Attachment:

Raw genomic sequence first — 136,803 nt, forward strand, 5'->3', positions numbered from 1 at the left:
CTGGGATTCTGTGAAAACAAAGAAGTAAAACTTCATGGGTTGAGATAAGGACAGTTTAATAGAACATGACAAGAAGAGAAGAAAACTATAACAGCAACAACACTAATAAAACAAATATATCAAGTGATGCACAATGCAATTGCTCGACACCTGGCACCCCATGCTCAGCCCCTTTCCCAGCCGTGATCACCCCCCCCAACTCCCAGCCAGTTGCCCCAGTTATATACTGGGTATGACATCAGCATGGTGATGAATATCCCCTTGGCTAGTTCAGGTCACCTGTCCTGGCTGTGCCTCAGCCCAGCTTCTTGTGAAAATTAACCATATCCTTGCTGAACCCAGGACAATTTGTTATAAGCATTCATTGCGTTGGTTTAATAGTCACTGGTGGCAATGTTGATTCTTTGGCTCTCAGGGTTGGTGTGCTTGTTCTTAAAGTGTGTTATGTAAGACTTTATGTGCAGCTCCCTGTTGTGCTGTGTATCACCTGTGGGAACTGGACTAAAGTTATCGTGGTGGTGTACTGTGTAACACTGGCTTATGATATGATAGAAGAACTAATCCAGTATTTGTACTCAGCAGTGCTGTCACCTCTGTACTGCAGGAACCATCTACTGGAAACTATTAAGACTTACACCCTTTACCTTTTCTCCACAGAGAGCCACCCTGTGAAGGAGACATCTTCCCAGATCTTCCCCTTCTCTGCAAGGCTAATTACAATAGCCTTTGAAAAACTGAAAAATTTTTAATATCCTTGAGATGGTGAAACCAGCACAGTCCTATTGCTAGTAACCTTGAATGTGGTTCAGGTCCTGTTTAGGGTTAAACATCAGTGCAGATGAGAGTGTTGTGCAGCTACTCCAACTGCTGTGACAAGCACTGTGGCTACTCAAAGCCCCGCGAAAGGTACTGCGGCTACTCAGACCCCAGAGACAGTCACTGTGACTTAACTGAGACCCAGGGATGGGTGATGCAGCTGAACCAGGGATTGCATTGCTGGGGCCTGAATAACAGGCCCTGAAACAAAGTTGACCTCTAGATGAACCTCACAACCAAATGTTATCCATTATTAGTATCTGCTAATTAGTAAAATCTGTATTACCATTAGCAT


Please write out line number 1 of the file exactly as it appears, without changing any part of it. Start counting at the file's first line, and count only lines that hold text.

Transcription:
Raw genomic sequence first — 136,803 nt, forward strand, 5'->3', positions numbered from 1 at the left: